Sailboats elicit romantic notions of afternoons spent on a breezy bay, hardcore racing, historical re-enactment on tall ships or distance cruising to exotic shores—and all these visions are correct because sailboats today can do vastly different things.
Although sailing has fascinated us for centuries, time has brought specialization and segmentation of the sport with designs varying by function. Small sailing dinghies may be used on lakes or to teach the concepts of sailing while bluewater (or ocean crossing) boats can take you on a world circumnavigation. Sailboats in between can be raced in harbors or across oceans or alternately they can be cruised with friends or single-handed (sailed alone).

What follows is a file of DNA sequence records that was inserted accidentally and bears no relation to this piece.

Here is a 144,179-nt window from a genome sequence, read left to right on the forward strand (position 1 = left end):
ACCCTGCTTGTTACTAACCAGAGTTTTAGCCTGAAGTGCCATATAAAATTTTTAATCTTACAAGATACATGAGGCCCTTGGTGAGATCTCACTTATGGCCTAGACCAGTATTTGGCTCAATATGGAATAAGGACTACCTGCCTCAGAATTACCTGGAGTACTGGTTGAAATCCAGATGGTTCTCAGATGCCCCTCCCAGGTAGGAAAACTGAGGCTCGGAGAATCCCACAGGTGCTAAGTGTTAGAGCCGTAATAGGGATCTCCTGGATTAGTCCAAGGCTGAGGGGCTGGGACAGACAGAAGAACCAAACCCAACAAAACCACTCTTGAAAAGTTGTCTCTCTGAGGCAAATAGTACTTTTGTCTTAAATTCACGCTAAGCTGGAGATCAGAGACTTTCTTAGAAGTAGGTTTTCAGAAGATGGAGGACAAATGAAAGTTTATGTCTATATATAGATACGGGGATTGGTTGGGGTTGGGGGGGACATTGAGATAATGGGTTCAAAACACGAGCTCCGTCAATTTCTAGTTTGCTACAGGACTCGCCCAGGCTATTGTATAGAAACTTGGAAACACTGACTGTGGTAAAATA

Monohull (single hull) sailboats come in sizes from 10 to 100+ feet. Multi-hulls (catamarans with two hulls and trimarans with three) also vary in size from fun day boats to 80+ foot platforms. Multihulls are gaining popularity due to their stability and in the larger cases, their ample living space.
Advanced construction technologies have made sailboats stronger but lighter so they can move in little wind but can also withstand the pounding of head seas (oncoming waves). Onboard equipment has also advanced so that it doesn’t take as much muscle to sail a large boat as it used to, and plus there are creature comforts abound.
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